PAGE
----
Conducting a property inspection

Conducting a property inspection
October 14, 2015

An inspection is an extremely important tool used to check a property is being maintained and tenants are fulfilling the terms of a tenancy agreement. An inspection should be carried out at least once every three months, to make sure any maintenance issues are discovered in good time to prevent lasting or costly damage.

Depending on the size of the building, an inspection may be done by one person or several. Protective clothing may be required depending upon the property’s condition or nature of its use. An inventory should be taken along, so that there is a reference point as to the original condition of the property at the beginning of a tenancy agreement, and it can also act as a checklist for the inspection. It’s advisable for a camera to be taken so any issues can be documented. An inspection should be carried out in daylight, so nothing important is missed due to poor visibility.

There are several aspects to be considered, both externally and internally. Outside the property, drainage and guttering systems must be checked, as any damage or misaligning can cause damp inside the property. Door and window locks must be inspected to make sure they are intact and that security is not compromised. The roof must be looked at where possible, to see if there are any cracked or loose tiles, to prevent accidents and further damage occurring. Cracks in brickwork or concrete walls should be closely inspected if present, as this can indicate serious structural problems, such as foundation movement.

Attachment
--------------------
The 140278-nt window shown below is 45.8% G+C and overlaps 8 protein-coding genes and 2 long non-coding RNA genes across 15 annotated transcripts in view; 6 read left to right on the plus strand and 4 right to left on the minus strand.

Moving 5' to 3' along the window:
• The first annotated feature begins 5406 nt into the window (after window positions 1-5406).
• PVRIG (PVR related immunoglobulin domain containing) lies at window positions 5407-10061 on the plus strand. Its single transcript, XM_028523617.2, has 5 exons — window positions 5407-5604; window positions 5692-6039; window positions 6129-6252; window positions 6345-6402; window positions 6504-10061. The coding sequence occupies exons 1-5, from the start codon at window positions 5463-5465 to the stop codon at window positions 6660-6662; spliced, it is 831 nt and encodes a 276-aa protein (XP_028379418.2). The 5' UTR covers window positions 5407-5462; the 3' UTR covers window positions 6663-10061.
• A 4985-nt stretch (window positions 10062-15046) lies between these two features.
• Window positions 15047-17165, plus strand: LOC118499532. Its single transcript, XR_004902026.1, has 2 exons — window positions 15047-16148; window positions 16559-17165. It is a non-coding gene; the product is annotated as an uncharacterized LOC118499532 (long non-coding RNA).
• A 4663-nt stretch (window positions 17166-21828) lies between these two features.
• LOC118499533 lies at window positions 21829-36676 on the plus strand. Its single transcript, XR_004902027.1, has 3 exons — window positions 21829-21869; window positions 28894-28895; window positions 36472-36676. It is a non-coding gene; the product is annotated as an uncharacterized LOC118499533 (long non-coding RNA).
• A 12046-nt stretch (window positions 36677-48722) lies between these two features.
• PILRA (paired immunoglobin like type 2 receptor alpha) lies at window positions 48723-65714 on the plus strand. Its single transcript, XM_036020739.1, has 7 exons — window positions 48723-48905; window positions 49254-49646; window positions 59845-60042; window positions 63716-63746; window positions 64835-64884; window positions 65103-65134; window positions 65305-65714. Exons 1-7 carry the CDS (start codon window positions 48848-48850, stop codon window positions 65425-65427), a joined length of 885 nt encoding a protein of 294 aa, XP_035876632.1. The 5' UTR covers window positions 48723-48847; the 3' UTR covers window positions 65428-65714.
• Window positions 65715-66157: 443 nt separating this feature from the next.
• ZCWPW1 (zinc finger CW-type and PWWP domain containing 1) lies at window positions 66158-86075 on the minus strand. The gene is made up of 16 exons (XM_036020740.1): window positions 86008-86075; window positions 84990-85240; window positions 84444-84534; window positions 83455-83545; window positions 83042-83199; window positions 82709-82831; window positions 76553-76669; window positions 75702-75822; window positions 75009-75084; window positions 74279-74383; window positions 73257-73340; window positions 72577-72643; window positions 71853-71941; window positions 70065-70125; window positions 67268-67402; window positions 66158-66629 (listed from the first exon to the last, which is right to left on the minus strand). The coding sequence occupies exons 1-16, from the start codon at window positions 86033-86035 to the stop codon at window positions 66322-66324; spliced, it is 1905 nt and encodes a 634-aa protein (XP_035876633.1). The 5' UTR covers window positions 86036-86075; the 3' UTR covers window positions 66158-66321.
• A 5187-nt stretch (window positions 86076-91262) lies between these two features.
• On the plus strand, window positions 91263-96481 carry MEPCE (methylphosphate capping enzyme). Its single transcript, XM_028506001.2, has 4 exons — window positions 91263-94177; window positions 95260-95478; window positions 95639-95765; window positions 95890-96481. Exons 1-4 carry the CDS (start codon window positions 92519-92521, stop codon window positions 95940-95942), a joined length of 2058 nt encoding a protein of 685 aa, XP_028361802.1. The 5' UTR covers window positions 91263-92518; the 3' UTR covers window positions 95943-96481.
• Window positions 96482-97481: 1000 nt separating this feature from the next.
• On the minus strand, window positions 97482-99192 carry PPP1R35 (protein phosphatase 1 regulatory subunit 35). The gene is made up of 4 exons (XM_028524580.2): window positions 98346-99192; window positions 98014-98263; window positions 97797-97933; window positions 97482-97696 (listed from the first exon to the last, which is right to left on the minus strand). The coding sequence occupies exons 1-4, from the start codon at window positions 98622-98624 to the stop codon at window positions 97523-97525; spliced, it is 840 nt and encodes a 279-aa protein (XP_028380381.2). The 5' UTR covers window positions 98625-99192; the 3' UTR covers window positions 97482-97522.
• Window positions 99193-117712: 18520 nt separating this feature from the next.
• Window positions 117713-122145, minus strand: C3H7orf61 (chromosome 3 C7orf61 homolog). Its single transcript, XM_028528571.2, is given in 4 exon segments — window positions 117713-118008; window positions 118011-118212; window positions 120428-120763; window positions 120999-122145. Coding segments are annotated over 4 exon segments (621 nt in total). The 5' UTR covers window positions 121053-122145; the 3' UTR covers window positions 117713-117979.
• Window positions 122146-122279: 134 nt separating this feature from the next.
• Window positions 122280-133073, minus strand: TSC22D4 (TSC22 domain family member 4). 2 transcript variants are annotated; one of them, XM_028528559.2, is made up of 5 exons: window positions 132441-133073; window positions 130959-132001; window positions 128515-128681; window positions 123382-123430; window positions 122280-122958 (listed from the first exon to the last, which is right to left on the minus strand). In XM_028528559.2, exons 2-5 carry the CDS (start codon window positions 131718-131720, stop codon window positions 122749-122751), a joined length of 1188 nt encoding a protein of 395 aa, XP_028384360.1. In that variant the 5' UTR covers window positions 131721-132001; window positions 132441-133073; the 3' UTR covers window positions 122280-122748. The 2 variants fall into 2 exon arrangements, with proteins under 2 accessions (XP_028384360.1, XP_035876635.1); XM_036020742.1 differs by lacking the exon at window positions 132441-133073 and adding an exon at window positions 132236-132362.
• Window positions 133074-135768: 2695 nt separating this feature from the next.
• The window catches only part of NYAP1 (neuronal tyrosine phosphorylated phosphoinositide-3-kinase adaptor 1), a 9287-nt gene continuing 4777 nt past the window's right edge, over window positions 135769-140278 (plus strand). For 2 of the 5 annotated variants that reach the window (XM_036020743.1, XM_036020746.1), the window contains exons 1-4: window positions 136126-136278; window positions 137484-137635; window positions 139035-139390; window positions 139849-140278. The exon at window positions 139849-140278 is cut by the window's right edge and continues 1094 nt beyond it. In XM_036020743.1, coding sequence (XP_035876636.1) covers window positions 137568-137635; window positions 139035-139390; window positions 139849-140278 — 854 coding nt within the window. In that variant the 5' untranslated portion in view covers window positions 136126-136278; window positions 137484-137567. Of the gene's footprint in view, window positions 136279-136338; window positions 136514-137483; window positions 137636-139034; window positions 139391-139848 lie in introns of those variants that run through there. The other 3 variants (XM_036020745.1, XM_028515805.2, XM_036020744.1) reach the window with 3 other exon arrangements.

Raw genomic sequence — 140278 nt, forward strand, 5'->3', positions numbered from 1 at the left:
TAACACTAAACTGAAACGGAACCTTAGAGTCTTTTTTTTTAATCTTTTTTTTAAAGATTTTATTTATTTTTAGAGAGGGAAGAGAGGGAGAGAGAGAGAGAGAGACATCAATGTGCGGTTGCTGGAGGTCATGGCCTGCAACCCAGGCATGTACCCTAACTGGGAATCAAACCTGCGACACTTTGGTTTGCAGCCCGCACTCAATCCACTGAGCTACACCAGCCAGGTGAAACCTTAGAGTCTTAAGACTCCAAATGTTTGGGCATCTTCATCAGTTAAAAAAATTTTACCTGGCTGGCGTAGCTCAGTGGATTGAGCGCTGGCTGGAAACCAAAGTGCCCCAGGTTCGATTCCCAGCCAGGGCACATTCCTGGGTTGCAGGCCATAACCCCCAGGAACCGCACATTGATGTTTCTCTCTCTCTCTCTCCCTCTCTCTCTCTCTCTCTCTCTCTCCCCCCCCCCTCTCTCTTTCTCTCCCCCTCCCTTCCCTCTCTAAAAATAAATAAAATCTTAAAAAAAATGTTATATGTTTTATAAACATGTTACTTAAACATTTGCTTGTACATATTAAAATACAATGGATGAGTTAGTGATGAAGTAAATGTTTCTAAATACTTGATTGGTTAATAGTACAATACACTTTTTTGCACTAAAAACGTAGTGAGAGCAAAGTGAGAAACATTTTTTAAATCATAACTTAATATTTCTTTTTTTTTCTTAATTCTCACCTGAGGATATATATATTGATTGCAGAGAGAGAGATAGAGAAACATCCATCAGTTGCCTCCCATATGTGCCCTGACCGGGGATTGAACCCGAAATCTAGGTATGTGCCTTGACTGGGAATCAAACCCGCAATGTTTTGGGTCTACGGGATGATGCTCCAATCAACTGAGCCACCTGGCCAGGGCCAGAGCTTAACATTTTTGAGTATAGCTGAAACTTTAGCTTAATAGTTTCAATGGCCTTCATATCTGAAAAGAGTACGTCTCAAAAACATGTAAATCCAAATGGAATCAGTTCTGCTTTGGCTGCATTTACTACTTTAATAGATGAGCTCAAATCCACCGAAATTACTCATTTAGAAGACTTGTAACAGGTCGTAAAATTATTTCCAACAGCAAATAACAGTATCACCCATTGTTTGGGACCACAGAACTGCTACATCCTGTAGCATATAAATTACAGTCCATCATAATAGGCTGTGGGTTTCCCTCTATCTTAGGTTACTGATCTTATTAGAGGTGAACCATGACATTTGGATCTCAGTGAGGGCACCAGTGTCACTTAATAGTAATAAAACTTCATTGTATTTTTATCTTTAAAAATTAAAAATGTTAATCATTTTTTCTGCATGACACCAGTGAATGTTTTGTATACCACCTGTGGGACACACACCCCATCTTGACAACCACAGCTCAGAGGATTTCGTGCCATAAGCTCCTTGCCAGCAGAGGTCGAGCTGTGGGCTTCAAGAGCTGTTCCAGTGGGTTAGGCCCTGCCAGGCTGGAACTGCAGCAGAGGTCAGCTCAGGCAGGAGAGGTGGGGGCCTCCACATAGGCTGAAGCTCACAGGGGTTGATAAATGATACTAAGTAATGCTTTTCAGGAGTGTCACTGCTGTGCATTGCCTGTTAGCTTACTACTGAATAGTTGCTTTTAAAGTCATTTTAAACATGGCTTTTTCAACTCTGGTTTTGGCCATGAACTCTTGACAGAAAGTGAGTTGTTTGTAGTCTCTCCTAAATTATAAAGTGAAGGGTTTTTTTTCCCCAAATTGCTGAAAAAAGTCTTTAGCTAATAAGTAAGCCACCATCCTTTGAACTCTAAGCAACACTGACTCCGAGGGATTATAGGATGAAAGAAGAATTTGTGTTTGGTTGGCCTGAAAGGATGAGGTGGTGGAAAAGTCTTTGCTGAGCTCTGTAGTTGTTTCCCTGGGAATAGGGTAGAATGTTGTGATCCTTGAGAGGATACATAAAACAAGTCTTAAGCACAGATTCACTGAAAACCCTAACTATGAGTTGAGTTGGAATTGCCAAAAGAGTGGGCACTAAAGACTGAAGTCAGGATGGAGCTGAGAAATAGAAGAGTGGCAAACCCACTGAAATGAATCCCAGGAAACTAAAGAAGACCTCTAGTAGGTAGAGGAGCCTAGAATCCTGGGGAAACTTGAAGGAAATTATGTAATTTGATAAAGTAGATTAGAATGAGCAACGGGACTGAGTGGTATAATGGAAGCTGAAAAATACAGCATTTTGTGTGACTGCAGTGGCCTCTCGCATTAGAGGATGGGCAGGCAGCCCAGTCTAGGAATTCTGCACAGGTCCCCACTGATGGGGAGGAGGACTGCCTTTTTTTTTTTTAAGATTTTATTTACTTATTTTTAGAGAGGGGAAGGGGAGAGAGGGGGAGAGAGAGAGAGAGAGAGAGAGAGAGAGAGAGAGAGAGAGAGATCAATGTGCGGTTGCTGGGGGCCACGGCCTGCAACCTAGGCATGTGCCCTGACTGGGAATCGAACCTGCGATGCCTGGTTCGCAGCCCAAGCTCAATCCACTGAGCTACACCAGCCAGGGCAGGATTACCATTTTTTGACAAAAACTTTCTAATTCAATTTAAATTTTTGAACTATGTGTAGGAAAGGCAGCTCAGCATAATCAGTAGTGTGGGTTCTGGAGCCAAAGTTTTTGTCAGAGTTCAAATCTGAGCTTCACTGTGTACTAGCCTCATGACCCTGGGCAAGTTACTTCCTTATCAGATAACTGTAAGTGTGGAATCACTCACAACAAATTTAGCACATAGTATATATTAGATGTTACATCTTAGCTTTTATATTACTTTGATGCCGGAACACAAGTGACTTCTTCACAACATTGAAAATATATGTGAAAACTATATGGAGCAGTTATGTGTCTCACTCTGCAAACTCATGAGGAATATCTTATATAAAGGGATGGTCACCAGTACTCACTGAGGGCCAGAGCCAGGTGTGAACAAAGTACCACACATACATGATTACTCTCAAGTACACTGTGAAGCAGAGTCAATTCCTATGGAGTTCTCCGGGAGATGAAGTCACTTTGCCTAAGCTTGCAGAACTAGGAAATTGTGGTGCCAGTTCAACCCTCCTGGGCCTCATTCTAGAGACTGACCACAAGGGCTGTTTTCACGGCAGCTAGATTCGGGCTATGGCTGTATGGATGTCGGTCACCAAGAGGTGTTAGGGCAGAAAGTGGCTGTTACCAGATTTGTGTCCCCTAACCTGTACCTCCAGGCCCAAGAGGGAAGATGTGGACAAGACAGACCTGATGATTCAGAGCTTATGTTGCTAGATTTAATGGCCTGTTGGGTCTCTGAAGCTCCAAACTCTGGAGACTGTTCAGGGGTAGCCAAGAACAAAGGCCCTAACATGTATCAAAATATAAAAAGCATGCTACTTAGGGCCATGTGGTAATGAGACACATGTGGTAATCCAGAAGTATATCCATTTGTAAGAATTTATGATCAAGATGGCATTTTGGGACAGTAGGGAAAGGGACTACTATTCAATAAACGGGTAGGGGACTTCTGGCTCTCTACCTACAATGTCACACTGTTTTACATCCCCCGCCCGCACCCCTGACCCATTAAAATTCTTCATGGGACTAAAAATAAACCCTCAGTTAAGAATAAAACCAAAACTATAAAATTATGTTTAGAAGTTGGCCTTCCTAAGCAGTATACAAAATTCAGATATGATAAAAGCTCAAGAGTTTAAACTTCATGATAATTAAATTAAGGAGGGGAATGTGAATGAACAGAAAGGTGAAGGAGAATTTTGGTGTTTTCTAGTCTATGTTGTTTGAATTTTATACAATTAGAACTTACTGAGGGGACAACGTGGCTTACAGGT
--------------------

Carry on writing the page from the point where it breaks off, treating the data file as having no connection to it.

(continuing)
Inside, fixtures and fittings should be considered – are there breakages, has damage been caused to walls or floors, is there evidence of damp throughout the property, caused by a visible factor such as a leak? Appliances also need to be checked – do they appear in good condition, is there evidence of damage or anything which could be dangerous?

Smoke alarms and carbon monoxide detectors have to be present in rented residential and commercial properties in line with regulations, so they need to be checked to make sure there are enough and all are in working order.

If the property is occupied, the terms of the tenancy agreement should be known to the person carrying out the inspection, so if there’s evidence of damage caused by cigarettes or an animal – is smoking indoors or owning a pet permitted? Are responsibilities being fulfilled, such as any routine maintenance duties, like grass cutting? Once the inspection is complete, any required maintenance work can be arranged to restore the property to its original condition.

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